2. Story 5: Eve, Chapter 1: The Plan Almost immediately, a new government liaison arrived, a much more serious, grim fellow. He laid out the facts - any observation of Jool would be directed from a separate, non-KSP facility. A senior administrator named Joefield, finally raised a protest. "So we're literally not allowed to look at that part of the sky? Do you have any idea how much this will hinder our mission? You know, finding stuff out about space?" the liaison leaned towards him, Joefield holding his breath to avoid the angry Kerbal's smell. "This is not a topic for argument. You know where your funding comes from. If it's any consolation, I can tell you that we are looking into Jool. That section of the sky is not being ignored. Now, don't you have other mysteries to explore?" Joefield lowered his head in reluctant resignation, and said "You know, I wish I could say we don't care about money. But what we do is important. Fine. You win. Now get out of my face, and take a shower." As the liaison went back downstairs in the administration building, Gene, standing at the opposite doorway, shook his head disapprovingly at Joefield. He met Gene's eyes and growled "I know, that wasn't going to go anywhere. But someone had to say something." Fast forward a couple of days, to the cafeteria in the astronaut complex. Well, it was called the astronaut complex, but there weren't a ton of astronauts. It had been completely renovated to be usable again, and now provided room and board for most of the employees. Everyone was gathered in the cafeteria, tables almost full. Joefield, Wernher, and Gene were standing on a makeshift podium by a projector screen. Right behind them was Macory, the shadowy and rarely present executive who, officially, ran the entire space programme. His head was always buried in finances, as he kept the space programme afloat. But what was happening today was important enough for him to be here. Gene: Thank you for coming, everyone. I know many of you are shaken up by... recent events, but we've got a mission to focus on now. This is something we've never done, not even before the calamity. I'll let our boss explain. Macory: Hiya. So, apparently I'm your boss. I guess some of you didn't know that. But I swear, I'm working, even if I'm never here. I do finances and stuff, and endless meetings. Got some free time though, so I can try my hand at giving a speech. So, we're going to Eve. The first time we reach out to another planet with our own fingers instead of a probe, and we choose about the worst place. It's stuffy, it's corrosive, but it's beautiful. A manned mission to another planet has always had the same sort of mystery surrounding it that the Mun used to have. Can it be done? Yes, we can do the math, but what's to say that the universe will let it happen, or that something we don't know about won't go wrong? So why Eve, a purple ball with an atmosphere of gaseous murphy's law? Answer: It's gotta have some clues. We know from direct observation that it looks about the same as before, but that makes no sense. Why should Kerbin change so much when Eve hasn't? But how do we know it hasn't? Eve is one of the brighter dots in the night sky when you can see it, but it shouldn't be that bright. And we recently got... a signal. Not aliens contacting us as far as we know, could have been natural, but it looked similar to Kerbal transmissions, and it was from Eve. So yeah, we should check that out. Gene: Alright, so let's sit down, put our minds together, and do it! We've got an outline of a plan, so here it is. Linus, the projector, if you will. Two icons come on the projector behind him, showing a drawing of a satellite, and a capsule. As Gene talks, sketches of each vehicle he discusses show up on the screen Gene: The mission is divided up into two parts. Manned and unmanned. First stage is unmanned. We want to check everything out before we send anyone to their deaths. The first step of unmanned we've already done. We have a couple of comms satellites chasing and leading Kerbin, and they're doing some science stuff on what space outside of Kerbin's SOI is like. Radiation is a big deal, we need to do our homework on it so we don't fry our Kerbals. Next, we need another Summit satellite. We'll give it a new booster and get it into Eve orbit, do some basic orbital science, and it'll be our communications for the crew of any Eve mission. Step 3: Science satellite. Go over the entire surface of Eve in a polar orbit, pick a landing spot. Step 4, and this is going to sound weird, is a glider. We'll have a super-reinforced glider that's sent into the atmosphere of Eve, goes to the landing spot, and actually lands there. Not only do we have some data on the surface, but we have a beacon telling the crew of a manned mission where to land. Now, we start the manned mission. Step 1: We send a few Kerbals on a spacecraft out of Kerbin's SOI, find out what we'll need for a mission in heavy radiation, and get them back to Kerbin before they get too much radiation. Then, we send the components to a surface base, a mining rover, an orbital fuel station, an SSTO in orbit, and a submarine. None of it manned yet. Step 3, a crew vehicle that can shuttle between Kerbin and Eve orbit, along with our intrepid crew. That's when the real mission starts. The crew travels to Eve orbit, dock the shuttle to the fuel station, get to the SSTO, and land by the base on Eve. There's the rover for land exploration and collecting ore to refuel the SSTO with, the base for all their science needs, and the submarine for exploring that rather corrosive water. How are we going to do all of this? I'm not sure, so you all figure it out! Report to your stations, each of your supervisors will have a problem for you to figure out how to solve. DIS-missed! OOC: Sorry about the lack of pictures in that last chapter, that should be the only one to not have any. I'm shooting for two chapters a week now, so I can maintain that schedule.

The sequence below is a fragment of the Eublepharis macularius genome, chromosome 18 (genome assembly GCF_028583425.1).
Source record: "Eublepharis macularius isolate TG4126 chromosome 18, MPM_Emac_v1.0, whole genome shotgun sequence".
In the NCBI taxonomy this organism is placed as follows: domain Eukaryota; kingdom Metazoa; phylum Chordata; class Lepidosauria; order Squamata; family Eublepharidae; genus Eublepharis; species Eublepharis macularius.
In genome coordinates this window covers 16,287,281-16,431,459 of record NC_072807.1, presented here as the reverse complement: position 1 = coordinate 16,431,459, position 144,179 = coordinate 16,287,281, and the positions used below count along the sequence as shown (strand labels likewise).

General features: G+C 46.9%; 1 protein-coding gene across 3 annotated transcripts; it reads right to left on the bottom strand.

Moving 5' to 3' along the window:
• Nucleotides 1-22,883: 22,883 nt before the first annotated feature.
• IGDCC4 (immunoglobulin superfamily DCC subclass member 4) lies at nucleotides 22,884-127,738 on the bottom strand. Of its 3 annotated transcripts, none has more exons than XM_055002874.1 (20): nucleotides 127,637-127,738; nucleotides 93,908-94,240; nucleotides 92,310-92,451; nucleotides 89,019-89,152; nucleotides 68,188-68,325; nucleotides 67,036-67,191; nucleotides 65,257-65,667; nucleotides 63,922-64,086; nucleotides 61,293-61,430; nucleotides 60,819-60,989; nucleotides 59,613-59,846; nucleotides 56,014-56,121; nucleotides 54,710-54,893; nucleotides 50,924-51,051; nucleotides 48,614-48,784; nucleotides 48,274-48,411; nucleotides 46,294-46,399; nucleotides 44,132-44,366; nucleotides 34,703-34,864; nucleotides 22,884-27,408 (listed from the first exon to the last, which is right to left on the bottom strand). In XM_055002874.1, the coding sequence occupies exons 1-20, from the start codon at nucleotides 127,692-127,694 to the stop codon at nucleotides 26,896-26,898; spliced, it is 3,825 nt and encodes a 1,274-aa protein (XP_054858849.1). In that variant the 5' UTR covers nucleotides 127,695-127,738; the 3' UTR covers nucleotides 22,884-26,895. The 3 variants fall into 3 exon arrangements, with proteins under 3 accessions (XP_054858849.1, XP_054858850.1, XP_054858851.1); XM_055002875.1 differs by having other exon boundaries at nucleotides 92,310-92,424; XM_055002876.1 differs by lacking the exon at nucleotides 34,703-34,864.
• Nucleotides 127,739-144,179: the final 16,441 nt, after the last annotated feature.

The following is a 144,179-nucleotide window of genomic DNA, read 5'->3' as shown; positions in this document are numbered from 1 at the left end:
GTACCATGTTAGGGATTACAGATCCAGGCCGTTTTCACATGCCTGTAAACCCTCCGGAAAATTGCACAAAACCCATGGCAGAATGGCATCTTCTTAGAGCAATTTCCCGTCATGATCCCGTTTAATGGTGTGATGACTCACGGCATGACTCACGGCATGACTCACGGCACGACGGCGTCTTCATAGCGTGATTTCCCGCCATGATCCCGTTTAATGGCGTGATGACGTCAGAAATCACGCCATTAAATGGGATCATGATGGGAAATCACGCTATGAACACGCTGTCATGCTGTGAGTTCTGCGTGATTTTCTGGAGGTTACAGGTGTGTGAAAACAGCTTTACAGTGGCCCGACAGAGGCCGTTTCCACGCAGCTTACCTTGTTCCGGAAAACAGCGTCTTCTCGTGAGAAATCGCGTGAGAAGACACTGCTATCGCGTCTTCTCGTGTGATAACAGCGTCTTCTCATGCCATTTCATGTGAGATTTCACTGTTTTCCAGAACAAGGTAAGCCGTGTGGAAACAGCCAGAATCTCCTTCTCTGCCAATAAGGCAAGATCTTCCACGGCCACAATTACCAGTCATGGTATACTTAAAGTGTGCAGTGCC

3. Story 4: Oculus Station, Chapter 6: New mission Despite a stay of only a few weeks, the first crew's mission had been an amazing success. Probes were nice, but actual Kerbals back in space had really recaptured the public's imagination. There were still so many mysteries out there. And soon, the Auclal government approved another budget increase. The first thing the space centre did was complete the habitation module of Oculus station and send it up. Directly piloted by an onboard Kerbal and in line with the rest of the station, the docking went more smoothly than anyone had anticipated. In fact, it went so well that a commemorative plaque had to be made. The second crew was made up of commercial pilot Jara Kerman, mechanical safety inspector Crisise Kerman, famed astronomer Karbel Kerman, and commanded by Bob Kerman. It certainly wasn't safe to put him back in space again so soon, but despite there being a good amount of eager volunteers, there were precious few experienced, qualified astronauts, so when he volunteered, the space programme readily put him on the next rocket. Nobody was quite sure why he volunteered, though, after going through so much on the last mission. The habitation module consisted of two oversized habitat modules, another lander-can command pod, and a node room. This was planned as a long mission, especially as there was no return craft currently docked, so the astronauts were given a near-cavernous amount of room. Not that Jara was in any way a bad pilot, but many wondered where Valentina was, and the explanation was that she was busy with an inexplicably important aircraft testing programme, where she flew several definitely incredibly well-built, flightworthy prototypes. After several exhausting EVAs through the specially built airlock on the end module, designed by the Quest company, the telescope was operational again. The station was slowly rotated towards the next target, Jool. The gas giant seemed grainy, possibly explained by some sort of strange new clouds surrounding it. And, officially, when the unreliable telescope started to zoom again, the gears broke down violently, throwing dangerous sparks through the closest lander-can. But that's not what really happened. The space programme had been as open as possible with the public, as a matter of both principle, and financial necessity. True, the gears broke down violently, and the command pod had to be evacuated. Video footage of this was even made public. But before this happened, two more images were captured. Even more puzzling than the strange, grainy, geometric shapes that surrounded Jool was that the entire planet suddenly appeared to pulse, appearing to envelop Laythe over near the upper left. Directly after this, the mechanical breakdown in the telescope occurred. A change in energy readings was detected, too small to be noticeable from the best observatories on Kerbin. When the government liaison saw this from the mission control computer, his expression strangely changed, and he immediately sealed the room. The images and data were confiscated, and he made sure that everyone who had seen anything was told not to mention it to anyone. Astronauts included. The liaison didn't even have a weapon on him, but money talked to anyone who wasn't frozen in surprise. Then he just took the data and left, car racing off towards the capital city of Aucrye. No remaining data outweighing curiosity, most at the space centre tried to shrug off their surprise at what had just happened. Most.